2001-2011 was filled with many black swan events (i. e. events that are extremely rare, have a major impact and are unpredicted even if they are rationalised retrospectively) e. g. Sep 11 attack, Lehman Brother collapse, Greece/Iceland bailouts, Arab Spring revolutions, major earthquakes and tsunamis) Rise of BRIC countries creating a multipolar world 2. Sluggish Economic Growth + Increased Competition Economic growth in advanced economies sluggish throughout the medium term governments and household sectors are over-leveraged
insufficient productive investment from companies sitting on cash excess capacity in most sectors -> resulting in strong price competition Internationalisation of companies from emerging-market countries e. g. contract manufacturers (OEM) in China and India competing with their customers in final markets. 3. Technology Disruption Digital technology disrupting incumbents (e. g. Netflix replacing Blockbuster) and redrawing industry barriers (e. g. Apple, Nokia, Nintendo, Blackberry now competing in same mobile device market) 4. Social Pressure and Crisis of Capitalism
Loss of social legitimacy of companies as a result of a fall-out from the 2008/9 financial crisis – disdain for companies (hypocrisy + greed of bankers, traders, etc) and their leaders (e. g. Occupy Wall Street movement) Rise of alternative forms of business enterprise as better, more sustainable models over limited liability companies – e. g. state-owned firms (China, Brazil) and cooperatives (i. e. businesses mutually owned by consumers or employees). Challenge faced by companies of whether to unilaterally create/stick to its own values (which may become out of step) or reflect the current values and attitudes of society it operates within.
Item 2: New Directions in Strategic Thinking 1. Re-orientate Corporate Objectives of Companies Reconcile the need for profit maximisation with a broader societal role (i. e. companies having greater social and environmental responsibilities) Move away from focusing on stock market valuation alone – Management should not focus on profits but what strategic factors that drive profits or create value e. g. customer satisfaction, innovation Best antidote to corporate empire building and CEO hubris is a stronger emphasis on basic principles of strategy analysis. 2. Seeking More Complex Sources of Competitive Advantage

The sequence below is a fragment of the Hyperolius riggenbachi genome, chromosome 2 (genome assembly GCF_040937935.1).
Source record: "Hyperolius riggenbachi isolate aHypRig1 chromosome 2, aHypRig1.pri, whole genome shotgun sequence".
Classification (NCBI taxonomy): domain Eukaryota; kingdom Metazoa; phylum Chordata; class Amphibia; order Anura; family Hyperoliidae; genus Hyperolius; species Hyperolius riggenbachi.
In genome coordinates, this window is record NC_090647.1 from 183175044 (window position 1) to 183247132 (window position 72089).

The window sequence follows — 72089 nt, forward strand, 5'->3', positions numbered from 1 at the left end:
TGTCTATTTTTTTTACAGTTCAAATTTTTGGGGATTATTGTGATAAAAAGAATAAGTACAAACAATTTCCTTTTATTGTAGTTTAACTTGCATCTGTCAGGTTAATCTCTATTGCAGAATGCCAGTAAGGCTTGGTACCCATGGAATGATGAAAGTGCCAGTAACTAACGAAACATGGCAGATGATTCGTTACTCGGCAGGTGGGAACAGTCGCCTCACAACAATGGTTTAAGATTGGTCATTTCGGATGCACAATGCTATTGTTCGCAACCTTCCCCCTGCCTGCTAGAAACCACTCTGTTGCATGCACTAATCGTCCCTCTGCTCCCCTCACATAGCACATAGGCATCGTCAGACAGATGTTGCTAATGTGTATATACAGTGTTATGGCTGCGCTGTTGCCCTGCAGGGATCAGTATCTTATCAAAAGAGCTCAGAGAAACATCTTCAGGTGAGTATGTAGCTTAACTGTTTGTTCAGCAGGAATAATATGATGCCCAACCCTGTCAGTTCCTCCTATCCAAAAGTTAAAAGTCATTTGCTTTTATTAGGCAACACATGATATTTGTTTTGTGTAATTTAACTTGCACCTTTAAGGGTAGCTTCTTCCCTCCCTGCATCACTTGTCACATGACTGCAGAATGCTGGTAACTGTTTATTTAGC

Competitive advantages in today’s dynamic world is difficult to sustain due to high rate of technology diffusion + increased competition from emerging market companies who are more cost-effective Developing multiple layers of competitive advantage is now required (e. g. as shown from companies that maintained profitability and market share for years (e. g. Toyota, Wal-Mart), combined with the ability to combine multiple capabilities. 3. Managing Options The portfolio of options of a company e. g. growth options, abandonment options, and flexibility options are increasingly important as sources of value.
Therefore option thinking should be adopted into a firm’s strategy: e. g. industry attractiveness should not depend on profit potential, but option potential (e. g. an industry that produces a no of different products, comprises multiple segments, has many strategic groups, utilises a wide variety of alternative technologies) e. g. a resource is attractive if it can be deployed in different businesses and support alternative strategies (e. g. nanotechnology). Dynamic capabilities are important because they generate new options. 4. Understanding Strategic Fit
Importance of fitting the strategy of the firm with the firm’s business environment and its resources and capabilities. 2 major concepts regarding linkages within companies: complementarity and complexity Complementarity: the importance of linkages among a firm’s management practices and finding the optimal configuration (e. g. a six-sigma quality program needs to be accompanied by changes in incentives, recruitment policies, product strategy, etc) Complexity: the idea that companies are complex systems whose behaviour results from interaction of a large number of independent agents.
This results in unpredictability, self-organisation by a company and a company positioning between inertia, chaos, and evolutionary adaptation Common to both concepts is the contextuality of linkages: Do the benefits from any particular activity depend on which other activities take place? 2 dimensions of this contextuality: contextuality of activities (are management activities and their benefits dependent or independent of each other? ); contextuality of interactions (do activities interact in similar ways across firms) Item 3: Redesigning organisations